26 January 2012

Magdalena Jetelova



"Magdalena Jetelova used illuminated lines to expose communication structure of the landscape; Crossing King's Cross - she uses lights to map out the future path of a train route as well as natural changes (in the Island Project / Islandský projekt – she enlists lasers to draw attention to the undersea intercontinental divide (mountainscape). In her geographical project, Songline 75° 36‘52‘‘ (1998) contemporary localization techniques are used to join two spots on the earth. This is possible thanks mainly to use of the imagination stemming from local traditions." - Lenka Dolanová. See more;

Iceland, 1992_
"The Central Atlantic Shelf is an approximately 15,000 kilometer-long mountain range, mostly hidden at the bottom of the ocean. From the geological point of view it forms the dividing line between Europe and America. This is a seam along the place where millions years ago two continents were torn apart. Today we know that the Central Atlantic Shelf is part of a bigger system which circles the entire globe for nearly 70,000 kilometers. It goes from Iceland to the north between Spitzbergen and Greenland, continuing through the Arctic Ocean to the mouth of the Lena River in Siberia. In the southern direction, it goes from Iceland eastward along the southern end of Africa, continuing to the north through the Indian Ocean. Iceland is the only place where the Central Atlantic Shelf goes above the sea.

The geological border between Europe and America can be seen with the naked eye for about 350 kilometers in the form of a range which cuts through Iceland in a north-eastern direction. Both land masses are still moving, shifting and bumping into one another. Therefore the whole area is seismically active with a number hot springs and active volcanoes. The light line of the laser beam draws the border between the two continents. The form of the exact direct line is all the time freshly defined by its touch with the terrain—it goes through the raw landscape along the lava fields, through cracks disappearing in the mist of hot steam from geysers. The computer-determined precise line of a geological event in ancient time that has formed our world of today." - Magdalena Jetelova.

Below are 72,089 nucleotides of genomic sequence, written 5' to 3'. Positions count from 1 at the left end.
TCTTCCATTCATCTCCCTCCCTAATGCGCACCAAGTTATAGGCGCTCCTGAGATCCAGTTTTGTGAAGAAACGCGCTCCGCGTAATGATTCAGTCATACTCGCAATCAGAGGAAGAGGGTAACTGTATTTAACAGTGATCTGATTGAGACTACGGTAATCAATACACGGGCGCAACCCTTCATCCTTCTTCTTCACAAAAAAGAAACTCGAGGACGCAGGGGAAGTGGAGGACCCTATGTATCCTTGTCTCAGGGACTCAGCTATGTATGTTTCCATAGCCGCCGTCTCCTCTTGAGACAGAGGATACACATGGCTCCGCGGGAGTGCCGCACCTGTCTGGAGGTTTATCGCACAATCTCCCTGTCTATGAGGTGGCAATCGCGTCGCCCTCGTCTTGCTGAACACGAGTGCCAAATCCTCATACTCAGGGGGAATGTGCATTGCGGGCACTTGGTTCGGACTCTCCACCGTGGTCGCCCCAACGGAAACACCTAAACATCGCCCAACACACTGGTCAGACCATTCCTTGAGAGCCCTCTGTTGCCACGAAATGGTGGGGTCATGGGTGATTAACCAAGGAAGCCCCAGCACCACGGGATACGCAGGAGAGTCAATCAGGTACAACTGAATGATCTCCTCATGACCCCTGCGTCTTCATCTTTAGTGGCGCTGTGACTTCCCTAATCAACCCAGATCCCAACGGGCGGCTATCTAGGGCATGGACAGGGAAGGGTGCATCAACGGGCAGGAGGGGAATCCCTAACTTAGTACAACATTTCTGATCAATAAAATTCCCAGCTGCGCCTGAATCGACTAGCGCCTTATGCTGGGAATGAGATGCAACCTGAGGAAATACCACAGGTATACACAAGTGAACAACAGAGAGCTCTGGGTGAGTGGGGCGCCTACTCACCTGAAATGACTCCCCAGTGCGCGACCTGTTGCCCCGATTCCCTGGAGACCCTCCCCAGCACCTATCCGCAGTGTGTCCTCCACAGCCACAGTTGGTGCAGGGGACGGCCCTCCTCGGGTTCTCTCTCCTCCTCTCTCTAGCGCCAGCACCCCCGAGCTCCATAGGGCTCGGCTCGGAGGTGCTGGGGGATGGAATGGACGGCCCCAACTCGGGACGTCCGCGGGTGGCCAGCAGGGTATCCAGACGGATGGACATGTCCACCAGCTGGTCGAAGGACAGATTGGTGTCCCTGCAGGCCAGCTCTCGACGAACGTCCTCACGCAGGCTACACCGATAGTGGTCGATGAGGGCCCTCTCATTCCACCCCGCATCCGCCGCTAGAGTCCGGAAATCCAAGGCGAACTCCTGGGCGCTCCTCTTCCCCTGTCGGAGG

Crossing King’s Cross, 1996_
"The King’s Cross section of central London has been significantly marked by its industrial past dating from the 18th century. This part of London, comprised of a network of industrial plants and warehouses and traversed by railway tracks and canals, is set to become a modern urban crossroad. It will host the terminal of high-speed trains between London and Paris, connecting Britain with the Continent. The 54 hectares of railway land behind King’s Cross and St Pancras stations is today a sparsely populated, unarticulated territory within a dense and fast-paced urban environment.

The former modernity of the railway station of 1850 and visible traces of the then dynamic development of the area are perceived today as time which has stopped. The past of King’s Cross is represented by abandoned industrial buildings and old railway operations; its future consists of modern transport and communication technology. The present is a transitory period, a kind of “no man’s time”. A laser beam indicating the future line of the TGV railway in the existing landscape links the physically present past without real action and the so far virtual future, a direct path of the speed of the light replaces half-time life. Photography changes into a new form afforded by the speed of the train." - Magdalena Jetelova.